Vancouver is, in my opinion, a great city to visit at any time of year. The sights and events in the city are always worth the trip, but even so, the buzz in the city sometimes gets a bad rap in comparison to, say, Toronto. This is certainly not the case when Pride is in town, and whatever your persuasion, the Pride events over the summer can be full of fun.
What’s on for Pride
The highlight of Vancouver Pride is the annual parade, but this is by no means the only thing going on in the city in relation to Pride. On different dates throughout late July and early August, Pride events take place at various venues downtown. Some of these events require tickets, such as the Legacy Awards with its related silent auction. There are also, however, plenty of free events, and whether you happen to be gay or just gay-friendly, the Pride Run and Walk, followed by a picnic in Stanley Park, is a lively event. In 2013, the event will take place on July 27th, and I can hardly think of a better way of spending a sunny summer’s day in Vancouver than with a picnic and a social buzz like the one that’s around at this time. Similarly, the raising of the flag for Pride Week, on the lawn at the City Hall on July 29th, is an open event that is likely to draw a lot of attention.
Although Vancouver is a gay-friendly city at all times of year, Pride Week is the peak, and the Pride Pavilion at the Central Library on Georgia Street provides a natural focus for anyone seeking information on the most up-to-date news concerning the scheduales.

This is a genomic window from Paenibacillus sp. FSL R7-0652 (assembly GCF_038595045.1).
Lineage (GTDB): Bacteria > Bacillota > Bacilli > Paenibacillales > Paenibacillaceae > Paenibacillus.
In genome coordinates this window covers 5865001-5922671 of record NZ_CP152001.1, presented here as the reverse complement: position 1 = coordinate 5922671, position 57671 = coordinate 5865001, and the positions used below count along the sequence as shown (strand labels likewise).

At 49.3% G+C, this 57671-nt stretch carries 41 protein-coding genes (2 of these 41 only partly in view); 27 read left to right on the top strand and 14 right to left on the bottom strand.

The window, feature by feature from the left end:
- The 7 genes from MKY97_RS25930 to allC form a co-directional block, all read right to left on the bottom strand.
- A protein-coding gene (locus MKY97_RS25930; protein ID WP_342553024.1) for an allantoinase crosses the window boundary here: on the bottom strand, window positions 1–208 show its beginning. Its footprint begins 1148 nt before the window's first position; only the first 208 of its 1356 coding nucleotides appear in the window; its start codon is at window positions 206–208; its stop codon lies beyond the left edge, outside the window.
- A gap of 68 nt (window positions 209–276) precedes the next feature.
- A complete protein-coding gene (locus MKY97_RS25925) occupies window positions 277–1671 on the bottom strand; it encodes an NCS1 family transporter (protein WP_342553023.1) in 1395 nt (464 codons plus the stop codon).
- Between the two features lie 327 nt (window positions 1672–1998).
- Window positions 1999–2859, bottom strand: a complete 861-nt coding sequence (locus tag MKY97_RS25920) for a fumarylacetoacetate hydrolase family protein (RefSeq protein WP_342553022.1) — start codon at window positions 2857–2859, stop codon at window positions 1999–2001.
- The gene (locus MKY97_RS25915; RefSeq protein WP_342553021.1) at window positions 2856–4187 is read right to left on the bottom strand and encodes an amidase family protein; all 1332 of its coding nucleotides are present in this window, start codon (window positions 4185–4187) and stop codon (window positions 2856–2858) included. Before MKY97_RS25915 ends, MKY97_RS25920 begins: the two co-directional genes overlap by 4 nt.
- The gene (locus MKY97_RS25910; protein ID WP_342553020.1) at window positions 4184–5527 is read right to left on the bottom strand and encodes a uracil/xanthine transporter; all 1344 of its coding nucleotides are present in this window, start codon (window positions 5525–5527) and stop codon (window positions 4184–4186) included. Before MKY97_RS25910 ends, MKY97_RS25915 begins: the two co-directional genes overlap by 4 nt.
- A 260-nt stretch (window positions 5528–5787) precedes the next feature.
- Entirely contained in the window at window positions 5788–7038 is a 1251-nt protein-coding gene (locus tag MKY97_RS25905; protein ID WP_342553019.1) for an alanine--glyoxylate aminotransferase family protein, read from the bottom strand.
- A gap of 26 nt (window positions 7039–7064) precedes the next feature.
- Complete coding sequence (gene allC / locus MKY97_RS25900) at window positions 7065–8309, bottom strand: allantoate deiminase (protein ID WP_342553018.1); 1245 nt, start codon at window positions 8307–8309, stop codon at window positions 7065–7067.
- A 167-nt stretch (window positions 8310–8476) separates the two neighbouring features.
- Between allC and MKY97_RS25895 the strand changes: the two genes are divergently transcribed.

Parties and parade
Pride Weekend is a time that I certainly like to be in the city, to see the full richness of diversity. There are, apparently, more visitors than inhabitants in Vancouver when it comes to Pride. This adds extra flavor to, for example, the Davie Street Party, which has both an all-ages area and a zone especially for ages 19 and upwards. Davie Village then also hosts a fund-raising breakfast to follow up on the party festivities.
The jewel in the crown, however, is the parade, which takes place on the same day as the festival and market. The festival opens on Sunset Beach an hour before the parade and goes on afterwards with music and performances. The parade itself is not to be missed, as it is one of the biggest in the world, and the 2013 parade, on August 4th, will mark the 35th anniversary of Vancouver Pride. The parade starts off on Robson Street and ends up at the festival site on Sunset Beach. The parade is judged, and if, like me, you get a kick out of competition, it can be fun to guess the winner yourself. The parade now has civic status in Vancouver and is a valued part of the city’s calendar, in recognition of the vibrancy of the event at an international level.